STAGE THREE: DIFFERENT VIEWS OF LITERACYAND BASIC SKILLS FROM
EMPLOYERS AND UNIONS
This section contains some of the main arguments on basic skills.
Familiarize yourself with these arguments, and note any others you've
heard around your workplace or can think of.
For many employers, literacy and basic skills programs are only
important if they contribute to increasing the bottom line of corporate
profits. Keep this agenda in mind when the employer resists literacy and
basic skills programs.
Why some employers may resist basic skills programs
- I need employees who have job skills to work my machines. They don't
need basic skills to do their jobs.
- I'm all in favour of literacy. But if someone wants to learn to read
better, there are programs out there in the schools and colleges. This
is an individual issue. Employers don't have to get involved. I went
back to school and took my MBA five years ago. So why can't other
- This is just another union program where all the employees will do is
learn what is bad about the employer.
- I don't need a program in my workplace. All my employees have to
have at least Grade 12 before I hire them.
- I need upgrading for my employees so they can use computers. What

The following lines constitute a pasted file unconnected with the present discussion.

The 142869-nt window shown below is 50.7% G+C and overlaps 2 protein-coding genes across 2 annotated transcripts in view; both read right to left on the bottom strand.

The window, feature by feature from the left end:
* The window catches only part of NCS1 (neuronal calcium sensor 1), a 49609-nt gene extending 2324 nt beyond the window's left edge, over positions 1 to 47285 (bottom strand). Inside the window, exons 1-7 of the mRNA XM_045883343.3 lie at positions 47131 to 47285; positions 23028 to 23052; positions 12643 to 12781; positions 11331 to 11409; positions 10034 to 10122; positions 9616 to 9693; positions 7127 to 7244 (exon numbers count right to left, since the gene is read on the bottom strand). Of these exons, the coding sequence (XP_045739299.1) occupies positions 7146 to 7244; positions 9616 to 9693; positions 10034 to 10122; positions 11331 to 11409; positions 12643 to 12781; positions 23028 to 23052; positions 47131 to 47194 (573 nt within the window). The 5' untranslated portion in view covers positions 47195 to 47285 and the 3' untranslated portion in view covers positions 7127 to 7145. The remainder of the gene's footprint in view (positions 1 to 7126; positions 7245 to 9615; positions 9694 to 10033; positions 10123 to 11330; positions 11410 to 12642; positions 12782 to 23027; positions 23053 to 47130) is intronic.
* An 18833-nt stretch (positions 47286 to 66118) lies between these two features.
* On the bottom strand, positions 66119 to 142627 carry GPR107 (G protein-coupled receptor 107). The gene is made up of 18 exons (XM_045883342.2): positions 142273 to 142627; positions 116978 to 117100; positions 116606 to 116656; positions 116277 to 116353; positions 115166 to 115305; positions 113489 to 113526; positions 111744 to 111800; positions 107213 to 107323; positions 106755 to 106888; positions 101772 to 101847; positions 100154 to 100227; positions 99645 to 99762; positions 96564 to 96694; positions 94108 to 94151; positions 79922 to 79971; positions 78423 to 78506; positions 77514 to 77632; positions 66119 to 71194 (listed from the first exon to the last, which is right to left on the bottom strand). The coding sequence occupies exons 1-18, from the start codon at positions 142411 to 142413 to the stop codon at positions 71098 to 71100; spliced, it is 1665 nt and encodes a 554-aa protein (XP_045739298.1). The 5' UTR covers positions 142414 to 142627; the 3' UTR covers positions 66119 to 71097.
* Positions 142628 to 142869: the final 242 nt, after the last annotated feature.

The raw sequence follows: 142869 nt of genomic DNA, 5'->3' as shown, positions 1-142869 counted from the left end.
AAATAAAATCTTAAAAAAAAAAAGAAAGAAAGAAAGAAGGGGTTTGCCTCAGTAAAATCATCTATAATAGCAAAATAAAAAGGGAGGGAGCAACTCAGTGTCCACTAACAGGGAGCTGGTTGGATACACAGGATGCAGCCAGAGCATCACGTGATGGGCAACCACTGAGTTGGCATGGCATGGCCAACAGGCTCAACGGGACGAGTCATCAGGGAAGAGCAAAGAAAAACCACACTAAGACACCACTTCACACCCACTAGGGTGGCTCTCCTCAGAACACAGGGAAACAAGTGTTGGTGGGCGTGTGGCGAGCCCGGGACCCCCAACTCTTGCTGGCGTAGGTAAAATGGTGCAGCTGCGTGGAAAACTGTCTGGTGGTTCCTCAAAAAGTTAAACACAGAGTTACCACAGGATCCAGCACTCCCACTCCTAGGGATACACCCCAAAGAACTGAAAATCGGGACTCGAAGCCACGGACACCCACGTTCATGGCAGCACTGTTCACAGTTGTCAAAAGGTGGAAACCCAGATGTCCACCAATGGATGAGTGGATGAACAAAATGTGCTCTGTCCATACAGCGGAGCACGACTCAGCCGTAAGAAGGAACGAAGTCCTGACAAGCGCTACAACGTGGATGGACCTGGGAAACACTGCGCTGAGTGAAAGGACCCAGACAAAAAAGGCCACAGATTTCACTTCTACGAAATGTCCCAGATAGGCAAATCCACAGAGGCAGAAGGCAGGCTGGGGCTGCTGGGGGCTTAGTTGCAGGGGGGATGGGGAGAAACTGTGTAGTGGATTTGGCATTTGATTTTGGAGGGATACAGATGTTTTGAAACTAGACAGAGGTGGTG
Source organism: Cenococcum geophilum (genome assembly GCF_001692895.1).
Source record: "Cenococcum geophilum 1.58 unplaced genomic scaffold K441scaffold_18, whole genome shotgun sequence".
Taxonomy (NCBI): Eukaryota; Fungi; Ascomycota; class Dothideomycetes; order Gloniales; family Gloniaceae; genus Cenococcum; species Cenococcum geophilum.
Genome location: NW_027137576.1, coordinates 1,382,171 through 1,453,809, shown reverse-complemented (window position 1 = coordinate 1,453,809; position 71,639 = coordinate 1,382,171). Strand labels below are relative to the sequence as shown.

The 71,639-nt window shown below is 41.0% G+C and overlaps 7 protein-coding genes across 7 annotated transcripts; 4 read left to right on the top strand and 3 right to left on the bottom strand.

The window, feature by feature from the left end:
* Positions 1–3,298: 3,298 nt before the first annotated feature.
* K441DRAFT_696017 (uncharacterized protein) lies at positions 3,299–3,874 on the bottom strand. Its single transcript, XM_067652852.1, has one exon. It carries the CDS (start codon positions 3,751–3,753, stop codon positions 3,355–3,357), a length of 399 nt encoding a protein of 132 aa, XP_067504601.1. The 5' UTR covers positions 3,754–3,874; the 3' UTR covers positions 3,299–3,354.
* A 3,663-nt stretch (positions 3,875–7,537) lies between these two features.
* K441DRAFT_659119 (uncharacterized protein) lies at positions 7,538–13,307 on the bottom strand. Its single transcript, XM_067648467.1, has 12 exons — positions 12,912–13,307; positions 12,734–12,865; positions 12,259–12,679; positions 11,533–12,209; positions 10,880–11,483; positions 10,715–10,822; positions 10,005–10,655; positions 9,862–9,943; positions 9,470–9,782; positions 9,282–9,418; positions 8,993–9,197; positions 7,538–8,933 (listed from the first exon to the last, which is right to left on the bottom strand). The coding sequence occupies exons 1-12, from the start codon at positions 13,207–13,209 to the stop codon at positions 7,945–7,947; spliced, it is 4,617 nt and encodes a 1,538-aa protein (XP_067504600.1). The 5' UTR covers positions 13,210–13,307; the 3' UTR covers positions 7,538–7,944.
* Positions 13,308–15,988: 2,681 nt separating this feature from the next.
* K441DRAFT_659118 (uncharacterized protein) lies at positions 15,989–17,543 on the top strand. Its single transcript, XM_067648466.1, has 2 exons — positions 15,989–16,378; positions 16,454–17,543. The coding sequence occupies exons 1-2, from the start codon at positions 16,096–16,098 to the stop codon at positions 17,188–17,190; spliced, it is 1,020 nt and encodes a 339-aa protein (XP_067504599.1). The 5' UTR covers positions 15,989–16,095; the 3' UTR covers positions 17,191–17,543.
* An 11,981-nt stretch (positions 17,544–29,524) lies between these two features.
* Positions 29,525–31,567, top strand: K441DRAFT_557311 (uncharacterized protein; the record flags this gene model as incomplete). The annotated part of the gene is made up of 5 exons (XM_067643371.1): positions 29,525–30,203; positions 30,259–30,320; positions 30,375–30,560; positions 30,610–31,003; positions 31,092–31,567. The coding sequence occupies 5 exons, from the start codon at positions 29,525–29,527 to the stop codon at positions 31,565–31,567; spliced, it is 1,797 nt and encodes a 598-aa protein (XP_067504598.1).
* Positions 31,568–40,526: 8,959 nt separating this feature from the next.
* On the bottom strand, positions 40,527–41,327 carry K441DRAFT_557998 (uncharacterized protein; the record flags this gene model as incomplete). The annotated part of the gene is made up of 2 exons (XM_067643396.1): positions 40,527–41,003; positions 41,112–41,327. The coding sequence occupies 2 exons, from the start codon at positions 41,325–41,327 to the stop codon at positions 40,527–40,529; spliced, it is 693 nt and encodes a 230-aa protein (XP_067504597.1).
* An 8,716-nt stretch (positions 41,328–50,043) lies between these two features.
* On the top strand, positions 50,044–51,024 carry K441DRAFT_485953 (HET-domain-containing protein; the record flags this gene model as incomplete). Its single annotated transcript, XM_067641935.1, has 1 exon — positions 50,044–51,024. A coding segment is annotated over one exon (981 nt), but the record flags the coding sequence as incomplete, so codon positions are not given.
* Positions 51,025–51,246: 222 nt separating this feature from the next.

do basic skills have to do with computers?
Here are different versions of the argument that "too much education
can be a dangerous thing."
- If my workers become too educated or literate they'll get jobs
elsewhere. I don't want to train workers for other employers.
These next three are not usually openly stated:
- If the workers become too educated or too literate, they'll begin to
question the employer more.
- It's advantageous to keep workers who speak different languages in
their separate groups. If all the workers can communicate better with
each other then they can band together against me.
- If word about a literacy program gets out, some clients might not
want to buy products made by workers who they think are less
Why employers may favour basic skills programs.
- I need literacy programs to help my employees read instructions and
fill out reports. Mistakes due to poor reading skills can cost a lot of
time and money in lost production.
- Workers who are more literate have better communications skills to
deal ably with supervisors, customers, other employees and the public.
- It makes sense for me to invest in the workers I already have.
Literacy training can build a foundation for future training and
education inside and outside of the workplace. Offering basic skills will
be the basis of a whole set of training programs, as well as access to
- The more chances I give for education advancement, the more
employees will want to stay with my company.
- I'll get a reputation as a model employer who trains employees and
will attract the best people to work here.
- I want to do my share so that my company is seen as a good corporate
citizen in the community.
- Funding a basic skills program will help build bridges to the union.
- If we want to keep our WCB (Workers' Compensation Board) costs
down and maintain a good health and safety record, we have to make
sure nobody has an accident because they were having difficulty
- I have a large number of immigrant employees who don't speak
English (or French) that well. This program could help our employees
integrate better into our company and into Canadian society.